I always want to challenge my taste profiles and try to expand and challenge them when I can, coming up with new and interesting flavors or ingredient combinations. But I always come crawling back to chocolate and caramel. It’s so easy. It’s so right. You cannot go wrong.
But we’re pumping up the jam with coffee. In all of it: the crust, the chewy salted caramel and the chocolate ganache. It comes in the form of espresso powder in the tart dough, and hot heavy cream steeped with crushed coffee beans and half a vanilla bean (optional). It smells like coffee ice cream and also your favorite coffee shop in 2009. Some of the cream is added to the caramel and the rest is added to the ganache.
Feel free to split this into two days of work. Make the tart dough and chill it, or roll it out and then chill it. You could even fit it into the tin, wrap that really well and freeze until ready to use. There’s also nothing stopping you from baking the shell, wrapping it really well in its tin, then finishing it the next day.
Just bookmark this sh*t now because Valentine’s/Galentine’s is coming up and you’re going to want this I promise. Store it uncovered in the fridge before serving to not disturb the top. You could also overturn a large bowl on it. Allow it to warm up a bit at room temp so the caramel relaxes and doesn’t break anyones tooth off.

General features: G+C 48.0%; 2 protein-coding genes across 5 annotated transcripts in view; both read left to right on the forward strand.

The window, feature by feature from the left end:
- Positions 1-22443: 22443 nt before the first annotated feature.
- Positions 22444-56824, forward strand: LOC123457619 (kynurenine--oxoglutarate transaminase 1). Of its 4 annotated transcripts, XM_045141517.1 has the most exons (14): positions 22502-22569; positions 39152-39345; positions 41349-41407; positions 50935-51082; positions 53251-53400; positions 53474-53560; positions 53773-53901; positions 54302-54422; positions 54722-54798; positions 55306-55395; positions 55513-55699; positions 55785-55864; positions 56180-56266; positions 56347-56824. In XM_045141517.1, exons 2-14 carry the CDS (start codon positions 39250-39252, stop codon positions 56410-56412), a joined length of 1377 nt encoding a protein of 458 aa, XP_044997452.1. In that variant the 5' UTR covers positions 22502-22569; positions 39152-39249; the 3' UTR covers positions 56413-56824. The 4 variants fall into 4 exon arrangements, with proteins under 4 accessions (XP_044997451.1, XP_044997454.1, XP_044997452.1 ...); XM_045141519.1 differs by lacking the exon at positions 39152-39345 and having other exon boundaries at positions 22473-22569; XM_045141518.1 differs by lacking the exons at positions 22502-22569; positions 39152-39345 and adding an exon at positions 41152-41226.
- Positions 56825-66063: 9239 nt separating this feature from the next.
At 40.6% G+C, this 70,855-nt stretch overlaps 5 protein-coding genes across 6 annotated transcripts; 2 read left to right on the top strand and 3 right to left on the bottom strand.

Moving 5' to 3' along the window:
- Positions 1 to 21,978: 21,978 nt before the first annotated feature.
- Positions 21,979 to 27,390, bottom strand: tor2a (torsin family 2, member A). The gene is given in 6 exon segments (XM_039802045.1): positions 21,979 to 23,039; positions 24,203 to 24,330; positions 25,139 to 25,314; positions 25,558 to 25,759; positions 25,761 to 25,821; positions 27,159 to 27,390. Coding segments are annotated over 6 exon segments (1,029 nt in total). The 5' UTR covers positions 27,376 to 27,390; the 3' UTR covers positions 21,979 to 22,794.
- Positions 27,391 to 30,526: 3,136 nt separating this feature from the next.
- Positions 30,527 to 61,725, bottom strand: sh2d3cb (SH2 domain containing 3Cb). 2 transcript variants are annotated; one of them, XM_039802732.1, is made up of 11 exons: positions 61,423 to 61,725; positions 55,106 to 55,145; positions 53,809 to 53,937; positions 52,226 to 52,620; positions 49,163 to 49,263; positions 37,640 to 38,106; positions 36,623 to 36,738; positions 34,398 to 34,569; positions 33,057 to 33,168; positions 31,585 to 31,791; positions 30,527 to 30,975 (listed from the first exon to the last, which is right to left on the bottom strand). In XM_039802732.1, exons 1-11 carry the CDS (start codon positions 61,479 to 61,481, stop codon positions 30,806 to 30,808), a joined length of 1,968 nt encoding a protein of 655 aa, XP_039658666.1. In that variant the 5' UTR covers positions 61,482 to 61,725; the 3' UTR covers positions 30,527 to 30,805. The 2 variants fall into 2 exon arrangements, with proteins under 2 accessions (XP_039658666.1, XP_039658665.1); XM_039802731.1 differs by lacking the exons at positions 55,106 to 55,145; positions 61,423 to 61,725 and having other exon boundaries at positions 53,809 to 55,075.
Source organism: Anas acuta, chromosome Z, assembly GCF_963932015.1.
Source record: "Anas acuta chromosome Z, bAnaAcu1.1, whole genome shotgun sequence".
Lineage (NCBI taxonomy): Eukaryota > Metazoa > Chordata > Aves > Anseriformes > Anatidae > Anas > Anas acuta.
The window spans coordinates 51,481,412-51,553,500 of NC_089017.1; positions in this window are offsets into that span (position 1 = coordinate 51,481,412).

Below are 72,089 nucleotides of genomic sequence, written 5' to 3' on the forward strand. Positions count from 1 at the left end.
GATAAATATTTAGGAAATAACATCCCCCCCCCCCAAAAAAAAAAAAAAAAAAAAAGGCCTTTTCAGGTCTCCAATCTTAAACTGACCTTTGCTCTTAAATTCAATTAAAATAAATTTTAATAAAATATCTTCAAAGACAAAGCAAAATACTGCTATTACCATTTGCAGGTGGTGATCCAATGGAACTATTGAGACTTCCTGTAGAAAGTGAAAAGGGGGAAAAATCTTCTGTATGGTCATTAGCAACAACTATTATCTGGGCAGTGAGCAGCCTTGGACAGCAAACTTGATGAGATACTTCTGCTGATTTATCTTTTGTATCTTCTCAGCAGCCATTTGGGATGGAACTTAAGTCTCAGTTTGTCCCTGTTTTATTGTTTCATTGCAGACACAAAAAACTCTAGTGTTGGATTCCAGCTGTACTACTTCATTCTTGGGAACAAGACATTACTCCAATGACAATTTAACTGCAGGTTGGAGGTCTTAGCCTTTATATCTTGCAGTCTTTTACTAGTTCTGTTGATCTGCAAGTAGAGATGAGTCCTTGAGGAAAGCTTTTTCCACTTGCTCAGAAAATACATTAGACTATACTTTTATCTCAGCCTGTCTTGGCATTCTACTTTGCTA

Here are some tips for making this Coffee Caramel Chocolate Tart
1. For the ganache, use high quality chocolate and chop it very finely. Don’t skimp on the chopping. Ganaches hate being over-stirred. Especially if there’s too much unmelted chocolate or the cream isn’t hot enough (don’t boil it) continuing to stir will cause it to break. High-quality chocolate tends to melt better and doesn’t have additives that make it seize up or curdle when melted or combined with hot cream. Do not use chocolate chips.
2. Have all your ingredients measured out and ready, especially for the caramel. Adding the cream and butter right when the caramel is deep amber and letting off some smoke will make sure it doesn’t burn. Just keep stirring to avoid things bubbling over.
3. Because of the heavy cream in the ganache, the tart has to be stored in the fridge. But you want to wait 15-30 minutes for the tart to come up to room temperature before slicing and serving otherwise the caramel is liable to break off a tooth.
1teaspoonDiamond Crystal kosher salt1/2 teaspoon table salt
4ouncessemi-sweet chocolatevery finely chopped
Make the tart shell. In a food processor fitted with the blade attachment, beat the butter and sugar until creamy and totally smooth. Add the egg yolk, vanilla, salt, espresso powder and cocoa powder, and mix on low just until it all comes together. You will need to scrape down the bowl a few times.
Dump in the flour and pulse just until the dough comes together and starts to ball up in the mixer. You can also make this dough with softened butter in a stand mixer fitted with the paddle attachment; just follow the same instructions.